But I Didn’t Work There!!
…and similar comments about travel nurse taxes and state tax returns….
In previous articles, I have pointed out the difference between a permanent residence and a tax residence; and how this distinction is the main source of confusion among travelers, recruiters and staffing agencies who try to determine whether travel reimbursements can be excluded from taxable wages.
In this article, I want to focus on the permanent residence side of things and how it affects the filing of state tax returns. When travelers work in a states other than their permanent residence, a common mistake that tax preparers and travelers make is focusing too much where the income is earned vs. where the traveler is domiciled. “Domicile” and a permanent residence are closely related and for the purpose of this article, I will treat them synonymously. While they are slightly different concepts, travelers tend to have their permanent residence and domicile in the same place.
A person has domicile in the state where his legal ties are more closely aligned. A driver’s license, car registration, voter registration and resident professional licenses are significant connections to a state. These ties are often established long before a traveler begins their career and state tax agencies view these as significant proof of residency in a state. An individual files their “resident” tax return, not based on where they earn their income, but where their permanent residence/domically ties are strongest. There are three additional reasons that this applies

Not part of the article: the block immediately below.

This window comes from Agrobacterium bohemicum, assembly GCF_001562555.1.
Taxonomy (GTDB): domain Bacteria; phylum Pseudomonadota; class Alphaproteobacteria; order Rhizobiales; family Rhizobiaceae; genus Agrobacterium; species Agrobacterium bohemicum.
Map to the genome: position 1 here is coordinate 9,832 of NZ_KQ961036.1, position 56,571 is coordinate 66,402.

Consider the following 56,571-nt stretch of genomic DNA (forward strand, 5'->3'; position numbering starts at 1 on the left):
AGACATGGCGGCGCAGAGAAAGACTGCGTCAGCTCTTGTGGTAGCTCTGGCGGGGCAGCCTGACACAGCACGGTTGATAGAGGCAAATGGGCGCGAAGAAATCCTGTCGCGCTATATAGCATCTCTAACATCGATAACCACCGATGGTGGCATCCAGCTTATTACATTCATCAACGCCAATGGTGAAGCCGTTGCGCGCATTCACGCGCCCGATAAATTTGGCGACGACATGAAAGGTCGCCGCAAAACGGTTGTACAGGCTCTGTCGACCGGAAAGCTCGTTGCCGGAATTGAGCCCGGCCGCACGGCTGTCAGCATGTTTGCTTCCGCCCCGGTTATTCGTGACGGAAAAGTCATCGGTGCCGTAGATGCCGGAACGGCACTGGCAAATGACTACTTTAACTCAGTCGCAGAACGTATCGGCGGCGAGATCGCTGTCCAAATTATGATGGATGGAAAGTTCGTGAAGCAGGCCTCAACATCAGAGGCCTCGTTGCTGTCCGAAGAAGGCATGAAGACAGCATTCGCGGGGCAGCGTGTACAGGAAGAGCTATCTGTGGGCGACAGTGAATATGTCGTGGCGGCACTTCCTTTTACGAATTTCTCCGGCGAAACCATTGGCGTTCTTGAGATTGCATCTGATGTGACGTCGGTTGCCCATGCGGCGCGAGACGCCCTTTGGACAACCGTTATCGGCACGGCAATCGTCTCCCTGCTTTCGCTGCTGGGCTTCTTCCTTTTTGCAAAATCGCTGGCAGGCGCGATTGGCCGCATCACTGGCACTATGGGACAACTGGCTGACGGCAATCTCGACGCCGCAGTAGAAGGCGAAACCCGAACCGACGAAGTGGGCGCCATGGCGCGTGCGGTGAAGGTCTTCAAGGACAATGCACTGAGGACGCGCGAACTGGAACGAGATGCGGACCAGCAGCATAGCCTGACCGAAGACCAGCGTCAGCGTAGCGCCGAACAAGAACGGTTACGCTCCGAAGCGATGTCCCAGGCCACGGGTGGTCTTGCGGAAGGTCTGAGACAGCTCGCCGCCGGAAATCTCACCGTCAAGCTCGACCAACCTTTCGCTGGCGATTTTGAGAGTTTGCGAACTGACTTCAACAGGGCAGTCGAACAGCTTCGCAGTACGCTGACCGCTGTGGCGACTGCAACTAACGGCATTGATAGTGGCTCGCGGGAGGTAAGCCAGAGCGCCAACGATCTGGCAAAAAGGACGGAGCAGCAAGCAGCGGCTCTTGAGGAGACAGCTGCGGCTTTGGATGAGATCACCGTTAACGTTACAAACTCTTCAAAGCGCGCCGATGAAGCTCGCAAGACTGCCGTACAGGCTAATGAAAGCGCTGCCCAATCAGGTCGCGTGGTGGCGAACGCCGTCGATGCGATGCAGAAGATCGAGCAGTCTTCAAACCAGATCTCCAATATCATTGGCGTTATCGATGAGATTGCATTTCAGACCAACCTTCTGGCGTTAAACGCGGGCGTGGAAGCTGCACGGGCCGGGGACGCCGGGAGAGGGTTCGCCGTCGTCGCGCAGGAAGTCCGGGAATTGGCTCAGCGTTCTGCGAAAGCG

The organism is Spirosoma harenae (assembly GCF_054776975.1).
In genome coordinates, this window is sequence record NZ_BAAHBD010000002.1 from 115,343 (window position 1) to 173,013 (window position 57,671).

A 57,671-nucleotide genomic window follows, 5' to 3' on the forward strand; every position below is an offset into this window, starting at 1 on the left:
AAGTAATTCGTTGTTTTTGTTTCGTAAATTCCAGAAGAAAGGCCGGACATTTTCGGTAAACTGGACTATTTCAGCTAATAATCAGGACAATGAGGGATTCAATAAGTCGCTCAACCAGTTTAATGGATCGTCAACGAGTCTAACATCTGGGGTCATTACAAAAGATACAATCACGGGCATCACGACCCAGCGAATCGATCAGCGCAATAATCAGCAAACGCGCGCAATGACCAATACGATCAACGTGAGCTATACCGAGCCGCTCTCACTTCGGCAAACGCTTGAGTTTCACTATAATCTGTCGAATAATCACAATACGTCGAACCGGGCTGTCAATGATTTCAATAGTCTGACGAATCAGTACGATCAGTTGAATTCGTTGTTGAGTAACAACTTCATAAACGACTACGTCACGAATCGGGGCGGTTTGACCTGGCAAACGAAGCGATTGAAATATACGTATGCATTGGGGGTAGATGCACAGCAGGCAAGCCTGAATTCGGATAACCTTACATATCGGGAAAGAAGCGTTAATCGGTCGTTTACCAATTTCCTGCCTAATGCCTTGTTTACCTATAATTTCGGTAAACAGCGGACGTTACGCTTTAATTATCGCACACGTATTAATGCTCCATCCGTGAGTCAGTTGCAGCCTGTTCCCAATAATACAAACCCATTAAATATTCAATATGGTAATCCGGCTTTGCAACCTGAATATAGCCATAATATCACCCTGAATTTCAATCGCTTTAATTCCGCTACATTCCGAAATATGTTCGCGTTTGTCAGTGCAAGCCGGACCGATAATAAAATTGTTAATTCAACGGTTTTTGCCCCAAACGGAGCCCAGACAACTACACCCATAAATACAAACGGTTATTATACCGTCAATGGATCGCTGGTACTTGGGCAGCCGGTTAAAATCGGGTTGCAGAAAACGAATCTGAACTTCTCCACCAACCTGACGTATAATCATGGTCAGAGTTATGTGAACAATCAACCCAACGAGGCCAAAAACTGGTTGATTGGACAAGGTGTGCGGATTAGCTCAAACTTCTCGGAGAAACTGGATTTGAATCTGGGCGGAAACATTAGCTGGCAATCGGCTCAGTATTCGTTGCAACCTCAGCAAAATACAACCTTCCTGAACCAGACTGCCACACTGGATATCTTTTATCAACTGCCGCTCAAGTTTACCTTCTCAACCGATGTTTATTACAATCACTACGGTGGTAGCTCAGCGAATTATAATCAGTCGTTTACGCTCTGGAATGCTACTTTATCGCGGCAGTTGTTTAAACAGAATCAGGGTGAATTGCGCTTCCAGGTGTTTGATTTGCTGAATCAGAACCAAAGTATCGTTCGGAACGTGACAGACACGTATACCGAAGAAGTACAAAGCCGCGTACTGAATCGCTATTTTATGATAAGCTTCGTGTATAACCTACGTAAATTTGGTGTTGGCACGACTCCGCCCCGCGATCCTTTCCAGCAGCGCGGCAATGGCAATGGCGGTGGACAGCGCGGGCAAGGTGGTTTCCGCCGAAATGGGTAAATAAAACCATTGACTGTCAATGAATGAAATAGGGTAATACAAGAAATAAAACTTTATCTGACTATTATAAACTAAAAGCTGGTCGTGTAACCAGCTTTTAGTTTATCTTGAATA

- Travelers are working “away from home”. They are not moving, but temporarily “mobilizing” to an assignment location. The fact that they do not earn income in their home state has no bearing on whether they file in their home state or not. Further, when travelers receive tax free reimbursements for lodging and meals, they are usually attesting to the agency that they maintain a residence in their home state.
- Almost every state has statues or regulations establishing a “presumption” that a taxpayer’s domicile will continue until the taxpayer BOTH severs all significant residential/domically ties AND establishes new domiciliary ties with their new state. It’s not enough to simply abandon a residence but establish a new one.
- For nurses domiciled in a compact state, the filing of a resident tax return is universally expected for renewal or validity. Nursing boards and state tax agencies readily exchange information and some states treat tax delinquency as a basis for non-renewal of a license.
The take away:
Travelers report worldwide income to their home state as full year residents and receive credits for taxes paid to other states (unless a reciprocity rule applies). If the tax rate of the home state is higher than the work state, the difference in tax must be paid to the home state. The fact that one does not work at home does not change this.
Would you like to learn more?
Check out the TOP 10 Questions for Travel Nurses on Taxes.